So, I'm talking to this guy. He seems educated, intelligent, informed. The conversation touches on the debt ceiling debacle, then on Sarah Palin's presidential chances, and, finally, on GOP presidential frontrunner Mitt Romney.
I chuckle and tell the guy about a column by Dana Milbank of the Washington Post, headlined, "A day of awkwardness with Mitt Romney." It details traveling with Romney for a day of campaigning. Milbank quickly discovers Romney was, to be kind, geeky; that "his weirdness comes through -- equal parts 'Leave It to Beaver' corniness and social awkwardness."
He recounts a joke Romney tells at Blake's Creamery, a Manchester, N.H., eatery.
"I saw the young man over there with eggs Benedict, with hollandaise sauce," Romney tells the proprietor. "And I was going to suggest to you that you serve your eggs with hollandaise sauce in hubcaps. Because there's no plates like chrome for the hollandaise."
The joke, I tell the guy, is so bad it's great. The mother of all groaners. It shows, I say, that Romney may lack comedic judgment, but he is at least human; that I've repeated the joke a hundred times to get the predictable grimace.
The guy looks at me and says, "I can never vote for him. He's Mormon. If he's president, Washington will be run by Salt Lake City. You can bet on it."
Run by Salt Lake City? Shades of John F. Kennedy, himself a target of vicious anti-Catholic bigotry in his quest for the presidency during his 1960 campaign.
In Romney's case, such bigotry is not new. The unseemly prejudice against Mormons reared its ugly head when Romney ran against Sen. John McCain in 2008. Prominent evangelical leaders pressed McCain not to pick Romney as a running mate because of his religion. The bigotry was fanned by news media enthralled with pressing Romney about whether he had slept with his wife before they were married -- a question he would not dignify and one certainly not posed to other candidates.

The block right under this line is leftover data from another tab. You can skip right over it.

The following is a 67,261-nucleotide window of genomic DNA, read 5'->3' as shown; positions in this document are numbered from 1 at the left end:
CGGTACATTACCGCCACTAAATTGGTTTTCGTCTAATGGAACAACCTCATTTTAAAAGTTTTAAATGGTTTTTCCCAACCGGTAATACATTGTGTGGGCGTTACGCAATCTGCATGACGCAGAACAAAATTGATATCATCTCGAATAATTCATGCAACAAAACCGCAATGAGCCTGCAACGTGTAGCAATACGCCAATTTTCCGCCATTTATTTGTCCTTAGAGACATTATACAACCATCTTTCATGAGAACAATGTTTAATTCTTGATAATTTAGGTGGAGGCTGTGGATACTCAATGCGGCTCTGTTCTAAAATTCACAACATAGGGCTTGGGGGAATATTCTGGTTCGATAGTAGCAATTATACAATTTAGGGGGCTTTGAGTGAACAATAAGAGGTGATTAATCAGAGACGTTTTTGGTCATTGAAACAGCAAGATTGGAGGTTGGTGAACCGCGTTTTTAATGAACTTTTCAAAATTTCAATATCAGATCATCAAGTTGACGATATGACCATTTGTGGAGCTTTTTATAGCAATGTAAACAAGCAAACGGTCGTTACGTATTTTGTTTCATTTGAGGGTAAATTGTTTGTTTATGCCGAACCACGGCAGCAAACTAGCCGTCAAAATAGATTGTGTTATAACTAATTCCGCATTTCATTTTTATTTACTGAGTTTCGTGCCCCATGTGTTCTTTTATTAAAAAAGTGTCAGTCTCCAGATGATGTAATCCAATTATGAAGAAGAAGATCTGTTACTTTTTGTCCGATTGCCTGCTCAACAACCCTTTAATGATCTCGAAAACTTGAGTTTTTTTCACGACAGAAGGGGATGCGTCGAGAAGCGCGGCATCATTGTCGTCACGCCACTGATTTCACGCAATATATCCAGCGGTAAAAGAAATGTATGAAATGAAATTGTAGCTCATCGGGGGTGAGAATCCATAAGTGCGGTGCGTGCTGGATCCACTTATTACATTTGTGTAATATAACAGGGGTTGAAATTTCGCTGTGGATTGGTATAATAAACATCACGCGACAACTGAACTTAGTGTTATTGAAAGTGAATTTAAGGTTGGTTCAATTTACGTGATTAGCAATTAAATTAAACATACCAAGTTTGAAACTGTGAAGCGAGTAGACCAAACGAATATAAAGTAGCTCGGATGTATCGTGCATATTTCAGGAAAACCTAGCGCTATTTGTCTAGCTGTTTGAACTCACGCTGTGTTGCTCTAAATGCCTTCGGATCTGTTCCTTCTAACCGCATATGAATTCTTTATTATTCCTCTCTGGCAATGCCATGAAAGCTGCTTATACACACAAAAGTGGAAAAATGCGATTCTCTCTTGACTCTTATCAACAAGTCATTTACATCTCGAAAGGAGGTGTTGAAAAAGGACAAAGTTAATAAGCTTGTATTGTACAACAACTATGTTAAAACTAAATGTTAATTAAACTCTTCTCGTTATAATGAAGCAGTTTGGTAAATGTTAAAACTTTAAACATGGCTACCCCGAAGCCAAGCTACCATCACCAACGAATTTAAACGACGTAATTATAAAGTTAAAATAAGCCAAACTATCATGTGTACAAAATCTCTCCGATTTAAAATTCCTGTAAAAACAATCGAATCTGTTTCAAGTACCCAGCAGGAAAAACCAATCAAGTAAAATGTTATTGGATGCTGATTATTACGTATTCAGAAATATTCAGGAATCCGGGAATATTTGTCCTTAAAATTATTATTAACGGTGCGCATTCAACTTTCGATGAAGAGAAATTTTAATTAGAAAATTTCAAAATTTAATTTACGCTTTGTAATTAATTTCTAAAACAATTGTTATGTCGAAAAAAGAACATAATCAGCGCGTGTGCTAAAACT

Really, I ask this guy, religious bigotry? Now? Romney is not a voodoo priest doing things to chickens under a full moon or having witch doctors posing as ministers drive demons from his body. If you're simply going to dismiss him, I say, dismiss him for Massachusetts' near-universal health care program or having only lately come to real conservatism in many areas. But his religion?
I suppose bigotry makes it easier to ignore Romney's elimination of the Massachusetts budget deficit by cutting spending, hiking fees and becoming grim death for corporate tax loopholes. He became 70th governor in 2003, as Massachusetts projected a $3 billion deficit. By 2006, it had a $600 million surplus. Darned Mormon.
Bigotry also makes it easier to ignore his resume and business acumen, or his rescue of the financially beleaguered 2002 Salt Lake City Winter Olympic Games. Or his being a well-educated family man and a guy who tells lousy jokes.
Why, I wonder aloud, is being Mormon bad? The Mormons I know are upstanding, decent people. Is it the polygamy thing? I ask. Romney condemns the practice, I tell him, and do you really want to explore the sordid history of other religions? Do you fear that if he were president you all of a sudden would want to marry more women, or what? I ask.
Look, I tell him, I have no idea whether I can vote for him, but considering the lesser luminaries so far in the GOP field and the kibitzers, Romney looks pretty good. Minnesota Congresswoman Michelle Bachman? Nuts. Herman Cain, the pizza guy? No chance. Former Minnesota Gov. Tim Pawlenty? Worn out tennis shoes poll better. Sarah Palin? A loser. Former Utah Gov. Jon Huntsman? Uh-uh. Newt Gingrich? Scary in a scary kind of way. Texas Gov. Rick Perry? Evangelicals love him. Texas Congressman Ron Paul? I wish I could vote for him, but cannot.
There is only one question important now -- which of them could beat Barack Hussein Obama? The answer is easy: Likely none of them.
Could Romney? Maybe, if the religious bigots in the GOP do not screw it up. Are you willing, I ask the guy, to put up with Obama because Romney is Mormon? No matter what you think of Romney's religion, I tell him, the best news is that he is not Obama.
That alone could save what is left of this nation.
Paul Jenkins is editor of the AnchorageDailyPlanet.com.